It’s one atom thick, lighter than paper, 300 times stronger than steel, harder than a diamond, 1000 times more conductive than silicon & can stretch more than 20% of its original length. Something that will doubtless find a market making bullet proof evening gowns & tuxes for inner city dwellers.
You may never have heard of graphene, most people haven’t. You will soon though as this high-tech medium will shape virtually every part of our daily lives by the end of this decade. As you read this, researchers and scientists are working furiously for ways to transform this discovery into the Next Big Thing.
A radical new material made from a single carbon atom will soon have a pervasive impact on the U.S. economy – and the entire human race.
Stronger than steel and lighter than a feather, this high-tech medium will shape virtually every part of our daily lives by the end of this decade.
The possible uses are limitless.
No wonder the two scientists who discovered this substance won the Nobel Prize in physics last year. That alone should tell you something.
It often takes decades for scientific breakthroughs like this to bag the world’s biggest award. But these two Russians won it for a substance discovered just seven years ago.
The material that I’m talking about is called “graphene.” And you might have guessed, graphene is related to the graphite used in pencils.
Graphene: The Miracle Material
If you’ve never before heard of graphene, don’t worry – most investors haven’t.
In fact, most investors have never seen anything quite like this new miracle material.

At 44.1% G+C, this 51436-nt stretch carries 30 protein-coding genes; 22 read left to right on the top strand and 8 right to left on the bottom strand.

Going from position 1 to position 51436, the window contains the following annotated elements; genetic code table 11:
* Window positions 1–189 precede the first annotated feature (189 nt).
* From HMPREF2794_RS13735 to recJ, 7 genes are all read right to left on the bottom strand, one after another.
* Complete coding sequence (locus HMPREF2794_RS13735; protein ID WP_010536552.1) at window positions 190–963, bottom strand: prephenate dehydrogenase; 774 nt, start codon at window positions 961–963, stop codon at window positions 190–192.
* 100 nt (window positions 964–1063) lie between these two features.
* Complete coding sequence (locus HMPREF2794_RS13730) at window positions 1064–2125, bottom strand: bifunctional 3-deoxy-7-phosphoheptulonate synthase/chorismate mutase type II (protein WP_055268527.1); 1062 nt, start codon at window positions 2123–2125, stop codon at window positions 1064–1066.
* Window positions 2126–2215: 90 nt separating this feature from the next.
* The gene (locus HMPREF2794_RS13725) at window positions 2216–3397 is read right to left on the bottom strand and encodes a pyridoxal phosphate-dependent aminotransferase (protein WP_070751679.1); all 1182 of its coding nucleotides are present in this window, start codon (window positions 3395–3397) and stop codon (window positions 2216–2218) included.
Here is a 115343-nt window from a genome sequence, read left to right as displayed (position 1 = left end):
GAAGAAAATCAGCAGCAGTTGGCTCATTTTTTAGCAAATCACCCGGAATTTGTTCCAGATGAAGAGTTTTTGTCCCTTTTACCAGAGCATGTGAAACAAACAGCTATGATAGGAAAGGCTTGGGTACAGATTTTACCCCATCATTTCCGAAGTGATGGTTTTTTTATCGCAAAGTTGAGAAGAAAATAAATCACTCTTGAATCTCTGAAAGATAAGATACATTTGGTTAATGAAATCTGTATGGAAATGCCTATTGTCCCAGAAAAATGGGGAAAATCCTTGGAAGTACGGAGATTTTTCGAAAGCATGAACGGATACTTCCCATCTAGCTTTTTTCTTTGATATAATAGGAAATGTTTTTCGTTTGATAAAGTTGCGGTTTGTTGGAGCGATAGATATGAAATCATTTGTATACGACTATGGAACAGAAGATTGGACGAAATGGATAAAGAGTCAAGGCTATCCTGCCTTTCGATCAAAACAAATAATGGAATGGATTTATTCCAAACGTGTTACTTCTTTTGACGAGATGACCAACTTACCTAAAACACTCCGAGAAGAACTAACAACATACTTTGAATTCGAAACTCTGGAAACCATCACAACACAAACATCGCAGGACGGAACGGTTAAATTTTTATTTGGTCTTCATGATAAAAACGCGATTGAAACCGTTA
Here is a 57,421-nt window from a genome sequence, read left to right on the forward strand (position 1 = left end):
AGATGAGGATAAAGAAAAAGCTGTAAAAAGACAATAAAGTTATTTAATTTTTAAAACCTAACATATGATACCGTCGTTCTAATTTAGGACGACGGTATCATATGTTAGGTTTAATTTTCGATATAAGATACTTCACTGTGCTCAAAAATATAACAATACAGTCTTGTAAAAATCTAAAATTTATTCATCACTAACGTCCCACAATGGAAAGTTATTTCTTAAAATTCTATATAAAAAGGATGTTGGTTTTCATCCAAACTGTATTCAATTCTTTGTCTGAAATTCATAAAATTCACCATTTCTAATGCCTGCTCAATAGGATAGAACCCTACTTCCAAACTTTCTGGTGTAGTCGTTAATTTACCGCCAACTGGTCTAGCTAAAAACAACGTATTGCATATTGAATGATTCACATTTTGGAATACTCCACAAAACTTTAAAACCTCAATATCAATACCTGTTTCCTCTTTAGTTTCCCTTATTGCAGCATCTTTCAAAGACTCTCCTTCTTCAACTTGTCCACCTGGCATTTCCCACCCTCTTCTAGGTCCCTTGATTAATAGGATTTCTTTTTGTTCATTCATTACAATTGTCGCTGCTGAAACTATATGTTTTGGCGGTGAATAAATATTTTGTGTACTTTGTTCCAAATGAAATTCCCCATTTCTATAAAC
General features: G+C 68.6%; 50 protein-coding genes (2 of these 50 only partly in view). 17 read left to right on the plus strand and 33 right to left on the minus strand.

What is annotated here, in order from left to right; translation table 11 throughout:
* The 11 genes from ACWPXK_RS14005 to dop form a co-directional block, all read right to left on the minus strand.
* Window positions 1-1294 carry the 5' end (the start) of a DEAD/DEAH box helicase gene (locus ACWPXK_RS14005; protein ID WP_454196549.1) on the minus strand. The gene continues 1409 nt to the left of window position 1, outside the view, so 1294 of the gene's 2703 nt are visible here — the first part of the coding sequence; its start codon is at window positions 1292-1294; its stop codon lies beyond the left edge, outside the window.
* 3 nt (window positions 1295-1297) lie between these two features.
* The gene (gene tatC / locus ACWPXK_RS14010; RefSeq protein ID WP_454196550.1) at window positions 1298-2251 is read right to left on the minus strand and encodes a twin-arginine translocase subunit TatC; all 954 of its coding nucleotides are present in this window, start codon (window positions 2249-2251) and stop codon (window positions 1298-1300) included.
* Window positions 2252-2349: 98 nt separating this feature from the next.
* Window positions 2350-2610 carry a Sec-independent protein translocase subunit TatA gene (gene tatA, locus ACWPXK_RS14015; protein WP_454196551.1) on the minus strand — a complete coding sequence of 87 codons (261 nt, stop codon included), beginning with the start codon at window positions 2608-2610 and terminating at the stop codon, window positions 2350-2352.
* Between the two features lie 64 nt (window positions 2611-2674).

But it won’t be long before you’re benefiting from its potential.
Even as you read this, researchers and scientists are looking for ways to transform this discovery into the Next Big Thing.
Indeed, my Pentagon sources say military leaders want to learn how graphene will lead to victory on the battlefields of the future.
Tech leaders such as IBM, Intel and Samsung Electronics hope graphene will be the foundation of the next generation of cutting-edge products.
And we can already see how graphene will spawn a true revolution in wireless communications.
We’ll soon be able to launch satellites that are the size of skyscrapers – but that weigh less than your patio barbecue grill.
You’ll download hi-def video to your smartphone in nanoseconds. If you want to know who’ll win the current marketplace smartphone brawl, watch who makes the best use of graphene.
Then there’s biotech.
Thanks to graphene, doctors will be able to use high doses of new drugs that are lethal to cancer cells – without getting you sick or harming healthy cells.
They’ll use the substance to make synthetic blood. We’ll no longer have to fret about whether supplies are infected by a deadly virus, or waste precious minutes matching rare blood types.